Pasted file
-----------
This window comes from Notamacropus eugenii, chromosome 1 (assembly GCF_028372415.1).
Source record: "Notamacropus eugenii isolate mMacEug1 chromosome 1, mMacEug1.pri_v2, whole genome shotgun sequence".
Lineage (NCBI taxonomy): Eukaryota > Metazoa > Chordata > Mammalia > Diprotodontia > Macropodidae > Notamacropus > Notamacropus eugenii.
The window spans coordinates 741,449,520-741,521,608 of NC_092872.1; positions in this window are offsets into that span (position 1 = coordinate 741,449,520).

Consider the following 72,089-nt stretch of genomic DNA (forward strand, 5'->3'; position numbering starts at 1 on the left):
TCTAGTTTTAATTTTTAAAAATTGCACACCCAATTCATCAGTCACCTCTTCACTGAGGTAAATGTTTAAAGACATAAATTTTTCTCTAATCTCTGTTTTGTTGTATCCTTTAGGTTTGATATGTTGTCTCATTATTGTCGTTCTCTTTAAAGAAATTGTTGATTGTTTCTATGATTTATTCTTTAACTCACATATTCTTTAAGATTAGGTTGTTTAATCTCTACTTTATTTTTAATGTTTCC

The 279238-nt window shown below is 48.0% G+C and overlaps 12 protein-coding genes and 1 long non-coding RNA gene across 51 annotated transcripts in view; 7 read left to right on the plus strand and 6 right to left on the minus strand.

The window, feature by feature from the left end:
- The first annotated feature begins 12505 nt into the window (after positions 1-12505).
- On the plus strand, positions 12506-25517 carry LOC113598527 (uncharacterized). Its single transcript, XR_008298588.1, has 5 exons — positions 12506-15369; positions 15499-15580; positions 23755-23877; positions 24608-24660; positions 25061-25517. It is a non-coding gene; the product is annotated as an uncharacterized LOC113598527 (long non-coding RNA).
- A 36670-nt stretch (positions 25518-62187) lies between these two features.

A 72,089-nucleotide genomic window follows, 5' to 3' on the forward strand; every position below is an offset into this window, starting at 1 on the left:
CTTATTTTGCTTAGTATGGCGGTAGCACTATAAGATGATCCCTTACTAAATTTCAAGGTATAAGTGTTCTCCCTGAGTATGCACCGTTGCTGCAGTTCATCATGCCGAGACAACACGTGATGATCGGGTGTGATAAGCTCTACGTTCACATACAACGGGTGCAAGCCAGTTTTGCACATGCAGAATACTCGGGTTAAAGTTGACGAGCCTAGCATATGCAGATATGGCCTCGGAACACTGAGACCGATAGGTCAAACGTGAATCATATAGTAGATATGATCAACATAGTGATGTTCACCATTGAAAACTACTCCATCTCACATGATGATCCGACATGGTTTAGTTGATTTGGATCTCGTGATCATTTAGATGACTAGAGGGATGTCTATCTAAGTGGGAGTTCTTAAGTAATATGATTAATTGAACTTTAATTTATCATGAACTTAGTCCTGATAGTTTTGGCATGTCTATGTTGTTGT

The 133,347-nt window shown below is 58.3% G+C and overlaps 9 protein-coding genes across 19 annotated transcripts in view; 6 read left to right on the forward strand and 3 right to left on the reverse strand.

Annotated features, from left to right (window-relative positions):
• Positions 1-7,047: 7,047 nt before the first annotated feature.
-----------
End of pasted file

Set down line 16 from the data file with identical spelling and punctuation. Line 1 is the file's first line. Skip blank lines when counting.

• Positions 1-7,047: 7,047 nt before the first annotated feature.